- Wael Abbas, activist

"Why am I still in Egypt? I am 43-years-old, I am too old to leave the country," Abbas said. "Moreover, someone has to keep fighting to restore dignity to a country where personal freedoms are increasingly restricted."

His political commitment began in 2004 when he commented on Egypt issues in online chatrooms and forums. He was at his most active between 2011 and 2013 - during the post-revolutionary transition that ended with Sisi's coup.

New order

Abbas campaigned to support Khaled Ali, a workers' rights lawyer who withdrew his candidacy in next March's presidential elections. Another candidate - former army chief-of-staff Sami Anan - was also arrested.

"Seven years ago we were at the centre of the world. We represented the self-organisation from the ground. Now Europe is thinking just about its interests and its commercial agreements," Abbas said. "They left us alone".

Another revolutionary activist who shows her political engagement on social media is Zeinab Mohamed. Using the nickname Zeinobia she is followed by about 235,000 people on Twitter. She also writes on her blog, Egyptian Chronicles. Founded around 10 years ago, it alternates between posts on Egyptian current affairs to archiving the rich history of the country.

"Egyptian government is not really controlling the freedom of speech on the internet and social media. It is still a free zone but they are trying to limit it through blocking websites and issuing laws like anti-terrorism law and e-crime law that include articles that can affect freedom of speech in Egypt," she said

"I do not think that there is any political landscape anymore in Egypt but opposing the regime through social media is still possible."

Lina Attallah is a journalist who challenges the censorship of the internet on a daily basis. She is the founder of Mada Masr, an independent newspaper that publishes its stories in English and Arabic. Mada is among the websites blocked in Egypt.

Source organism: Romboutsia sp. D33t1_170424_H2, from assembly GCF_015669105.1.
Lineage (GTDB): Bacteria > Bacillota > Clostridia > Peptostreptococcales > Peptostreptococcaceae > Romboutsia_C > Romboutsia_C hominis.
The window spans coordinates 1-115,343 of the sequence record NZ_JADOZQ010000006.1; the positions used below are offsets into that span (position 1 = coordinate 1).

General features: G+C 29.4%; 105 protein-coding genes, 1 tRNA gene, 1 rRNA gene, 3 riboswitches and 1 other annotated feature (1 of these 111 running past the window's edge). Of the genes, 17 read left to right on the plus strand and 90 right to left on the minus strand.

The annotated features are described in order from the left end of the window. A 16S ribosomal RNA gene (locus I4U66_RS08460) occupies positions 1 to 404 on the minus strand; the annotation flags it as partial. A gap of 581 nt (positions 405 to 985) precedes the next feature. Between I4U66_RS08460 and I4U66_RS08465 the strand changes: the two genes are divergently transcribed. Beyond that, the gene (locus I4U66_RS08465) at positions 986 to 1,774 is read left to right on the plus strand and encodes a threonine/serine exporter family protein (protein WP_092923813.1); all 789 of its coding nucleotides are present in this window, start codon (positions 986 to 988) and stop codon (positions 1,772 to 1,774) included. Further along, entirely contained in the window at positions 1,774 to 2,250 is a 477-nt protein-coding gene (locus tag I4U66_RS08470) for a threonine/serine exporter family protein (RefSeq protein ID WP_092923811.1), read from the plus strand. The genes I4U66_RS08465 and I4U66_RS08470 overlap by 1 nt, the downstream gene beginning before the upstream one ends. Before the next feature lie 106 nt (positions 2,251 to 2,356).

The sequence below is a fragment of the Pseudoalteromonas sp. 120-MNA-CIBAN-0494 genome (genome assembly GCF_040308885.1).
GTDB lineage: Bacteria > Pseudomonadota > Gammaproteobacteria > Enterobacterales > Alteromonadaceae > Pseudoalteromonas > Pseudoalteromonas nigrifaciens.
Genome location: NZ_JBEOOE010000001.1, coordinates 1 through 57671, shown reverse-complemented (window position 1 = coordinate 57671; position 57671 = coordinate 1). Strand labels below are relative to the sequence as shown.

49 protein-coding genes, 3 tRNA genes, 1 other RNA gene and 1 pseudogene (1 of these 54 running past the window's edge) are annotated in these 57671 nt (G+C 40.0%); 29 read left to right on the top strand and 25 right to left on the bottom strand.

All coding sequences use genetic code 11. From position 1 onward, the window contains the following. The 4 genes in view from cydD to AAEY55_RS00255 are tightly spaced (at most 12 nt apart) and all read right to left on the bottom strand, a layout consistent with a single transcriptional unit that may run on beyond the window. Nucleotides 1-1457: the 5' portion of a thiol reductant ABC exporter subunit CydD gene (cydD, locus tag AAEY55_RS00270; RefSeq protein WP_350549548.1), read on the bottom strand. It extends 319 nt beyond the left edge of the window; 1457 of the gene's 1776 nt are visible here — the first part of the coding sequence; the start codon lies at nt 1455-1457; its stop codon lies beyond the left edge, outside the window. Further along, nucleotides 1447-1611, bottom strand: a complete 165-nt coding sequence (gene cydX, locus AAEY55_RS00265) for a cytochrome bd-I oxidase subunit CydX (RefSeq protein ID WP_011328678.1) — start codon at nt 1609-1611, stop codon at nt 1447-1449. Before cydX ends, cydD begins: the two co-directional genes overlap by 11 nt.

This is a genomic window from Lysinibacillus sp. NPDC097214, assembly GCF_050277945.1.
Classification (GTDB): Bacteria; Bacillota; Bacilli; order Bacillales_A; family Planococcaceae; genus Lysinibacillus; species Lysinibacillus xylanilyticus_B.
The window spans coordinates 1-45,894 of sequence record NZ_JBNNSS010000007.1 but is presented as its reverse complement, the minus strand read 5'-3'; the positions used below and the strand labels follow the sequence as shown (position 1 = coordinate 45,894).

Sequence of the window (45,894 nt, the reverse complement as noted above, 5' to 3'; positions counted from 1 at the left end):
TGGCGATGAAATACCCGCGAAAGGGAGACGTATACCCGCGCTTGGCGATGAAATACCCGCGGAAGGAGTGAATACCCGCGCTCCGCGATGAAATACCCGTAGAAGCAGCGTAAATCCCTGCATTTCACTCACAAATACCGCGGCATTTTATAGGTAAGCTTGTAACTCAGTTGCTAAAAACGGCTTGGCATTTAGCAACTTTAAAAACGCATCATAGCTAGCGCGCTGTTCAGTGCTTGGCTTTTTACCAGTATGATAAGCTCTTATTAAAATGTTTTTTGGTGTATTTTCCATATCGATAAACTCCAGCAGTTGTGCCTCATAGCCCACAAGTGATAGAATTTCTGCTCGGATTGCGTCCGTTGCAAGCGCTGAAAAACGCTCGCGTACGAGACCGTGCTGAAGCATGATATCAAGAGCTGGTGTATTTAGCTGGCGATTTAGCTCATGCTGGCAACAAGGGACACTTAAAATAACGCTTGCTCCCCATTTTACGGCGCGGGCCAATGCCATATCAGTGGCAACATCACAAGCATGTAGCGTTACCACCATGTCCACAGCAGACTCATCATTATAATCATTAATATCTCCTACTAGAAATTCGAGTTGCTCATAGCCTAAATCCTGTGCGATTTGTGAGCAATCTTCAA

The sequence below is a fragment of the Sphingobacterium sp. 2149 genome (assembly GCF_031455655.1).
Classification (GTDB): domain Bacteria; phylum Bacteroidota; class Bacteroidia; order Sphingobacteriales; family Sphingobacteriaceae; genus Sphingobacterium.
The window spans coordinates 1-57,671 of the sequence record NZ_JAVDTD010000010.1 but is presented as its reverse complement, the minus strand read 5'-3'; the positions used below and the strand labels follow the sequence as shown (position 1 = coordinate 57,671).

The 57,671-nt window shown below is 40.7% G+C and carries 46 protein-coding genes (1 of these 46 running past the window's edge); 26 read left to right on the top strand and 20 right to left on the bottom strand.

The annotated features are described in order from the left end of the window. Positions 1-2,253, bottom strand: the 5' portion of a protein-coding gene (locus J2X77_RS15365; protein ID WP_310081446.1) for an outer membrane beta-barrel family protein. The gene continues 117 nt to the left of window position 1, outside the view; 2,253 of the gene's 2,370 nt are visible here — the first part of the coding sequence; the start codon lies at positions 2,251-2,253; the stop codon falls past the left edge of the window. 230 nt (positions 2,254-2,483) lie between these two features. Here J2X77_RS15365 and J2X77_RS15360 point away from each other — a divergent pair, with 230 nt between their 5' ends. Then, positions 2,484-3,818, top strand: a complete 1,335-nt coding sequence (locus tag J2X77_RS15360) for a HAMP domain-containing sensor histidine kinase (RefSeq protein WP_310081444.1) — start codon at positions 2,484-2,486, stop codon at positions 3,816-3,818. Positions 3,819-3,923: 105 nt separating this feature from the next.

We know that our work involves many risks but social, economic and political issues do not have an independent coverage in this country. This is why we continue, despite everything
- Lina Attallah, Madr Masr

Lina - who boasts almost 50,000 followers on Twitter - leads an editorial staff composed by young journalists who started their career following 2011 protests for several private media outlets that over the years have lost their independence. It is a unique work in Egypt that continues to face censorship and threats.

"We know that our work involves many risks but social, economic and political issues do not have an independent coverage in this country. This is why we continue, despite everything," Attallah said.

The Mada Masr experience began in 2013, after the newspaper Attalah and her colleagues worked for closed its English edition.

They rented a flat and recovered the desks through donations. The website was launched and it has already been nominated for the 2018 Freedom of Expression Award in the journalism category.

"I feel we are not alone. Since last summer, around 400 local sites have been blocked. But we continue to publish and spread our content on other platforms, including Facebook," Attalah said.

"We also have publicised the way to manipulate the computer system to get around the block and continue to read us in Egypt. And we have not given up on working on stories that are not comfortable for our government. I also believe that the thirst for truth of Egyptian citizens has made the block of our site useless."

Al-Thaura Mustamerra - "The Revolution Continues" - "The Square" chanted during the protests. Seven years after the fall of Mubarak there are still those who fight for it.


Laura Cappon is an award-winning journalist who has covered stories across the world, including in Italy, Tunisia and Egypt. Follow Laura Cappon on Twitter: @lacappon

The New ArabComments

Most Popular

Most Popular

    Read More